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Man who shot suspected gangster tells inquest pair were good friends

A man who shot a suspected gangster in the head has told an inquest they were such good friends it had seemed "impossible" for something like that to happen.

Security worker Stephen "Aki" Akinyemi, 44, died after being shot in the temple during a fight with Arran Coghlan at the businessman's £500,000 home in Alderley Edge, Cheshire, on February 9 2010.

They had known each other since the 1990s, and Mr Coghlan told an inquest into Mr Akinyemi's death, sitting at London's Royal Courts of Justice: "I would genuinely believe it was impossible for him and me to fall out about anything in that relationship. I would invite him into my home."

Mr Coghlan, 45, described Mr Akinyemi as "quirky", "funny" and as someone who seemed like he had "good morals and was a stand-on type of person".

Mr Coghlan told a previous inquest in October 2011 that Mr Akinyemi had pulled a gun on him and it went off in a struggle during which he was stabbed several times.

Cheshire coroner Nicholas Rheinberg recorded an open verdict, saying he had "difficulty" accepting Mr Coghlan's version of events.

Mr Coghlan was initially accused of murdering Mr Akinyemi, but t he Crown Prosecution Service dropped the charge because it could not prove Mr Coghlan was not acting in self-defence.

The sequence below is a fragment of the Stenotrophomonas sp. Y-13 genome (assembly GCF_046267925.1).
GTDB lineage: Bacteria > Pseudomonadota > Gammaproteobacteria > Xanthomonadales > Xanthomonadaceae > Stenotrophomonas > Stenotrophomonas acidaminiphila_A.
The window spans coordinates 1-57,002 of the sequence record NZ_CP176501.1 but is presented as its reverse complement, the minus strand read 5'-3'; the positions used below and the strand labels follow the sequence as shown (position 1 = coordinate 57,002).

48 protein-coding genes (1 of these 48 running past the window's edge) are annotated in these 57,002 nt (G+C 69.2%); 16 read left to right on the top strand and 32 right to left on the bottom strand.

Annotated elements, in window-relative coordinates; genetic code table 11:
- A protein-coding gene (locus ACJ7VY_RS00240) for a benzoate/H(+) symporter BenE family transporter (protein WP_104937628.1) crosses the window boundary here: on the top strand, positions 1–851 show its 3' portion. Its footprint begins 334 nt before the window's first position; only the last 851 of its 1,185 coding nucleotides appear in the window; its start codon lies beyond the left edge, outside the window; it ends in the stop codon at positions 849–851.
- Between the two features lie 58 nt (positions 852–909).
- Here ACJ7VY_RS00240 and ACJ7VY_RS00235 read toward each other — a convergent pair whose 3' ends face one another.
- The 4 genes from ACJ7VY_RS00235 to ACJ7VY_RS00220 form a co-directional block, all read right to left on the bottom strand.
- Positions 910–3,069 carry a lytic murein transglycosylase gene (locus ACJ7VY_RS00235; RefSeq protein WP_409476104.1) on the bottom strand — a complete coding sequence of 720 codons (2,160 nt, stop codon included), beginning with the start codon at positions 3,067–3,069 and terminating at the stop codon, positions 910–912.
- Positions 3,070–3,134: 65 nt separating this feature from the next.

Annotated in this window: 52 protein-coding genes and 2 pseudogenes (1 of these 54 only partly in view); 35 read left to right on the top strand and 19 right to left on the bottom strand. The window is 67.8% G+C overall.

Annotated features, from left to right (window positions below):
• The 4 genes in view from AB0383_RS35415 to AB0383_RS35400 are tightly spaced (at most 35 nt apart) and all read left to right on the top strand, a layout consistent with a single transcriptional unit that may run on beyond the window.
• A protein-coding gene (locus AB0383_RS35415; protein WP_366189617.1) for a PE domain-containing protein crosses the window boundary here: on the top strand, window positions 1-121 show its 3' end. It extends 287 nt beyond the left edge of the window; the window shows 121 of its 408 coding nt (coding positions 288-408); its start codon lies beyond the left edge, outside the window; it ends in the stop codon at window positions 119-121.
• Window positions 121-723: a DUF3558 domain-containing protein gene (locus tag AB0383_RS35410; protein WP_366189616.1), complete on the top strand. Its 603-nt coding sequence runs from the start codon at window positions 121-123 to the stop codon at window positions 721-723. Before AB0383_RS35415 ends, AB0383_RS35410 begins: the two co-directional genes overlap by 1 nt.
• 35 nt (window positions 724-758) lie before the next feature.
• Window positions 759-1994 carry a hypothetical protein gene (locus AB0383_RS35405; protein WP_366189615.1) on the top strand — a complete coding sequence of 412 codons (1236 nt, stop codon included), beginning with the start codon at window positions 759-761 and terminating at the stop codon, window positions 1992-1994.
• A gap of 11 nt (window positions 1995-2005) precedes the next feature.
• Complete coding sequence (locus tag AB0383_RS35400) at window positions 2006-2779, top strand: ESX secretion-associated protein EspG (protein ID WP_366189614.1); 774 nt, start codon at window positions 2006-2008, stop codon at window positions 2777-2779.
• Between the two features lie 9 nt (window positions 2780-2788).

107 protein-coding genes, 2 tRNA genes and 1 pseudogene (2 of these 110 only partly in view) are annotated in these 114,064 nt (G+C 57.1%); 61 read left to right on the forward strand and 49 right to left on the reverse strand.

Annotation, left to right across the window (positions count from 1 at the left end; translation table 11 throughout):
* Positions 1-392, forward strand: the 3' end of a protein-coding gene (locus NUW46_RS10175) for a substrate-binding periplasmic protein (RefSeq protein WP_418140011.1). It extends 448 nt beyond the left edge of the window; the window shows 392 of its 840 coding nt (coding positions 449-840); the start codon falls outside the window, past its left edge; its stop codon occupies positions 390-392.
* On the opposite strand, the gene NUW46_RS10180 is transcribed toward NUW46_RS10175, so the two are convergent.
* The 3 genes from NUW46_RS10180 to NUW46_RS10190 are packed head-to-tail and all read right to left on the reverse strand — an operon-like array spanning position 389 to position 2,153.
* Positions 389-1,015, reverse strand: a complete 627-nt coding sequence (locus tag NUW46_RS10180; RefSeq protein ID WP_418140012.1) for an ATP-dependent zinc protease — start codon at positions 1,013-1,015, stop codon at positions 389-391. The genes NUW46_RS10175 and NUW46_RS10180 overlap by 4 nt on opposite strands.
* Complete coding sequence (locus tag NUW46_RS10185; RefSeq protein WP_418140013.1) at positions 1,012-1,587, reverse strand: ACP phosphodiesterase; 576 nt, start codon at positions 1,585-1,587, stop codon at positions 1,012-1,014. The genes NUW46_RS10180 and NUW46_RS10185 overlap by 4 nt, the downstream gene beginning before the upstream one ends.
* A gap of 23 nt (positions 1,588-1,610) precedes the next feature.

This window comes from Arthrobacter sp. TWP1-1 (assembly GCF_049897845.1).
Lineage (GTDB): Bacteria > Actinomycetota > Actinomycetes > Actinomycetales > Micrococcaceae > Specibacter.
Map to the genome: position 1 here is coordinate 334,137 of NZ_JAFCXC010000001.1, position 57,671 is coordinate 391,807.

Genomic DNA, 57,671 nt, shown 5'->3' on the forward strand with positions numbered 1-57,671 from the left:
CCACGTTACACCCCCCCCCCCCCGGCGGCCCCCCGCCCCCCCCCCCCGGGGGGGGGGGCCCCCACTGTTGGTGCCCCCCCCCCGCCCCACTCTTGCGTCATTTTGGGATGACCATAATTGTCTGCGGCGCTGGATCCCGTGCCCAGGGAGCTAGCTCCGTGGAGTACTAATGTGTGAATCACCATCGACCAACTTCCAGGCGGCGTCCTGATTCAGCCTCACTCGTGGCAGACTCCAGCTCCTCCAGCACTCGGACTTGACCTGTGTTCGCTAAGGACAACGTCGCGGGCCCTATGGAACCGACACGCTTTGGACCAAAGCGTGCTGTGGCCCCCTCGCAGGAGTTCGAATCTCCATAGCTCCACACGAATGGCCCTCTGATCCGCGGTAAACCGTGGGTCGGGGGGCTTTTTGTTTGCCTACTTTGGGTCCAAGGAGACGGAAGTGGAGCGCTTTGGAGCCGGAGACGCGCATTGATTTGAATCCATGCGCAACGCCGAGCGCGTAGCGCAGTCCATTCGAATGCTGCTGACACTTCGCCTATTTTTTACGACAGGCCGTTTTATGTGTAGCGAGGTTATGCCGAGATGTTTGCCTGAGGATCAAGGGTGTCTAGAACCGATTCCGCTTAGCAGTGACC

Mr Coghlan was among three people who were stabbed at Stockport's Cobdens nightclub in the early hours of New Year's Day 2008.

Mr Coghlan, who was stabbed in the back, said he was later told by Mr Akinyemi: "That was not supposed to happen."

Mr Akinyemi said a "young kid" had "got it wrong" when he rushed into the club, according to Mr Coghlan.

He told the inquest: "I think he (Akinyemi) was justifying about not doing anything about it himself.

"His friend had stabbed me in the back. His whole narrative was that it should not have happened. He was only a young kid."

No more information was given about what might have triggered the knife attack.

Mr Coghlan also recalled ongoing tensions between Mr Akinyemi and another man called Phil Atkinson who shared the same nickname.

Mr Coghlan, who described Mr Atkinson as "annoying", said: "The only words I ever heard between them were tense."

Both men had Porsches with personalised licence plates, one which read "AKI" and the other which said "AKY", and Mr Atkinson had claimed he had bought his from footballer Ronaldo, according to Mr Coghlan.

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